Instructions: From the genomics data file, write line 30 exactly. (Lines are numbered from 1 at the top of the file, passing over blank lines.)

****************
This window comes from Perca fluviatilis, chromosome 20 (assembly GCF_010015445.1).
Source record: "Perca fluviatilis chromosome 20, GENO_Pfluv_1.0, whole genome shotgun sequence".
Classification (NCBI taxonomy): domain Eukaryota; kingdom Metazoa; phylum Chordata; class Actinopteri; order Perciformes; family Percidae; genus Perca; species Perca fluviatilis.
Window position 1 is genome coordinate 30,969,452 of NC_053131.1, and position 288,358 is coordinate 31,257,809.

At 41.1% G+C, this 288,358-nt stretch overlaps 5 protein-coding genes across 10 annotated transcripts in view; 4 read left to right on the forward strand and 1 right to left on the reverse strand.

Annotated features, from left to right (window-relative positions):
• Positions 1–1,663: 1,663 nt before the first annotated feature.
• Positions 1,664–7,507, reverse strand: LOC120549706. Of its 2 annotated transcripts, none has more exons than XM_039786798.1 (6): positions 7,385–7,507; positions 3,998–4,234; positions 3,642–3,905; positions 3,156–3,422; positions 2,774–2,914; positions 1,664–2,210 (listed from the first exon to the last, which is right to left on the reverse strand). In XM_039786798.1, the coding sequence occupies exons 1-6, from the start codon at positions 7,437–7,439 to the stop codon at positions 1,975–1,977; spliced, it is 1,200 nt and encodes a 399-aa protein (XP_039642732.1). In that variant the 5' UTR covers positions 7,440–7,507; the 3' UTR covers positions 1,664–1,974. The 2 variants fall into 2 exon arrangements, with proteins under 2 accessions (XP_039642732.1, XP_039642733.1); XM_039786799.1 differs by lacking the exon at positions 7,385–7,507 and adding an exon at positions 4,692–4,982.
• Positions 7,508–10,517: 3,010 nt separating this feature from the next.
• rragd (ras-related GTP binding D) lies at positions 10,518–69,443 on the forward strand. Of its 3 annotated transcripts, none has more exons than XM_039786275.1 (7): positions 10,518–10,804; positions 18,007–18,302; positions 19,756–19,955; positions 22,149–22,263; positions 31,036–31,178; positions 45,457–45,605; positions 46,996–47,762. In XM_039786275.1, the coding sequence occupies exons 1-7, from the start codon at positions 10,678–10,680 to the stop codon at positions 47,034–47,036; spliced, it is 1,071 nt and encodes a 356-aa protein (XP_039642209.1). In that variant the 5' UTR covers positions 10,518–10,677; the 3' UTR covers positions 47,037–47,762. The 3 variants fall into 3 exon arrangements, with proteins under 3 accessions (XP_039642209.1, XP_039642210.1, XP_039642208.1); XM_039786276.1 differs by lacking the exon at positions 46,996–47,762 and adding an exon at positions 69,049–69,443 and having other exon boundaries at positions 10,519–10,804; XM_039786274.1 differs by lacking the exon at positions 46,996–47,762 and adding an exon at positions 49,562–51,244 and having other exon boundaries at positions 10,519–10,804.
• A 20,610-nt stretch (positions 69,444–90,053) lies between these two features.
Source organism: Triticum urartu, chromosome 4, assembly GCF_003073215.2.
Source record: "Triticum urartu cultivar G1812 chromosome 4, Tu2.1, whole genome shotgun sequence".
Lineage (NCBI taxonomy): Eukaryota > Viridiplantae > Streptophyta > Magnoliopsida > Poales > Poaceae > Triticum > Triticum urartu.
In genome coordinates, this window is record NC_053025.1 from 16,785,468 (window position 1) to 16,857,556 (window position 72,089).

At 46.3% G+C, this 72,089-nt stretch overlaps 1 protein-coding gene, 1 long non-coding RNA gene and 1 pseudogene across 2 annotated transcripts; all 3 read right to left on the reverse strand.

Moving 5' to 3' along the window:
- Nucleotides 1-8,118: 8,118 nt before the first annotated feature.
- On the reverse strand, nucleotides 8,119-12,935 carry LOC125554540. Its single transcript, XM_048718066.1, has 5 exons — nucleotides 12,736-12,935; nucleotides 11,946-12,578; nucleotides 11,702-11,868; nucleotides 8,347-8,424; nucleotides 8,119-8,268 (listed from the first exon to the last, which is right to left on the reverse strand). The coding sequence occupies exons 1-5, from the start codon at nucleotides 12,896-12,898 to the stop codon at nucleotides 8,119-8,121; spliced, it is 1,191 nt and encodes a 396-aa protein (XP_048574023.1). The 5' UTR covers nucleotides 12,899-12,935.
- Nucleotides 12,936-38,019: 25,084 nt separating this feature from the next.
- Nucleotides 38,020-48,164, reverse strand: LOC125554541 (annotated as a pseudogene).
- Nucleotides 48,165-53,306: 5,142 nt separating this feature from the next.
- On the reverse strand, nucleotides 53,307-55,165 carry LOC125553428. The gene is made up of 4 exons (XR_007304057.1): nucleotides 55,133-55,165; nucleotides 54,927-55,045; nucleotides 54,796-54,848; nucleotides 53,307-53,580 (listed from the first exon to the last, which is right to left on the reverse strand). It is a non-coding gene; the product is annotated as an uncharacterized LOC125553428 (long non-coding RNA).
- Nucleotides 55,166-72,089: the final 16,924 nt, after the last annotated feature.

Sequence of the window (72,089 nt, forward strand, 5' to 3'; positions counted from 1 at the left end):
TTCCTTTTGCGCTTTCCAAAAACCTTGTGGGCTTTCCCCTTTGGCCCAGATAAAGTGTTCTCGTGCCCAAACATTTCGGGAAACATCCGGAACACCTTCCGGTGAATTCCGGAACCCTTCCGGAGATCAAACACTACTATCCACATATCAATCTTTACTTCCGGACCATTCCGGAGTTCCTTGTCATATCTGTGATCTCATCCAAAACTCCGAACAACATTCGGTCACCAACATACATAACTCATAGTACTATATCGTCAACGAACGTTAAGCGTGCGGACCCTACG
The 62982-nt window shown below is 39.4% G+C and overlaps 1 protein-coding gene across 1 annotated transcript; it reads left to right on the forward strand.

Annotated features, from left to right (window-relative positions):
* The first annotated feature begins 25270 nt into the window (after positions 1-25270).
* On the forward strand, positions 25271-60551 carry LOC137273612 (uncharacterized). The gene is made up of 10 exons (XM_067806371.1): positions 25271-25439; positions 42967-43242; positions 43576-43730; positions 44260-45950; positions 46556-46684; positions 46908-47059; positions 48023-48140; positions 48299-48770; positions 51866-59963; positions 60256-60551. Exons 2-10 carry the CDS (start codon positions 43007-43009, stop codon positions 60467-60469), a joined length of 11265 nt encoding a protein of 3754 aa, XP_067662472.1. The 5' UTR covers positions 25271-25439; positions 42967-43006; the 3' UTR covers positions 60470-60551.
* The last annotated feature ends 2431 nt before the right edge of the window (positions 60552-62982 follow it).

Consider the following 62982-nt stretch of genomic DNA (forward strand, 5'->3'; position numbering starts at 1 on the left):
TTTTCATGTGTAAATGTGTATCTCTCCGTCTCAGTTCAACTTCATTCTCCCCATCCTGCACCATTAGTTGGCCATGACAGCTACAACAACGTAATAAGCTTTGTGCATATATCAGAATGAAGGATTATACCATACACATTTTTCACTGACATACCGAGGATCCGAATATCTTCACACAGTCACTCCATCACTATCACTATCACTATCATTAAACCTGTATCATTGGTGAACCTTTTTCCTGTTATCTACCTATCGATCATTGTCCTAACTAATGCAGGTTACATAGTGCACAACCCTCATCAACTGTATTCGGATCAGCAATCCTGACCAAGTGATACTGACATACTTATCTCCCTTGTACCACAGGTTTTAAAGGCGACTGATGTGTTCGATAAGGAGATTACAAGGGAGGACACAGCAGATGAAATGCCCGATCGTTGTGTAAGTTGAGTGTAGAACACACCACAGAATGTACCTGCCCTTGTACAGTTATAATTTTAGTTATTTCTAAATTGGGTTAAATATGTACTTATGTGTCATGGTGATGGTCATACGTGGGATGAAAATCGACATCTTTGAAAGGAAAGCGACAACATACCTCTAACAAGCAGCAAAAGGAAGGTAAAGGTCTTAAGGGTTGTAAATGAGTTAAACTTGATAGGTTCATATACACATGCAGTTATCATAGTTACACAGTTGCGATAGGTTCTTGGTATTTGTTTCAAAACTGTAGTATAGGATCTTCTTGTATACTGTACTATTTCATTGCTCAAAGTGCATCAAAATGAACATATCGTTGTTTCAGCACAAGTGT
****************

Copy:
* On the forward strand, positions 25271-60551 carry LOC137273612 (uncharacterized). The gene is made up of 10 exons (XM_067806371.1): positions 25271-25439; positions 42967-43242; positions 43576-43730; positions 44260-45950; positions 46556-46684; positions 46908-47059; positions 48023-48140; positions 48299-48770; positions 51866-59963; positions 60256-60551. Exons 2-10 carry the CDS (start codon positions 43007-43009, stop codon positions 60467-60469), a joined length of 11265 nt encoding a protein of 3754 aa, XP_067662472.1. The 5' UTR covers positions 25271-25439; positions 42967-43006; the 3' UTR covers positions 60470-60551.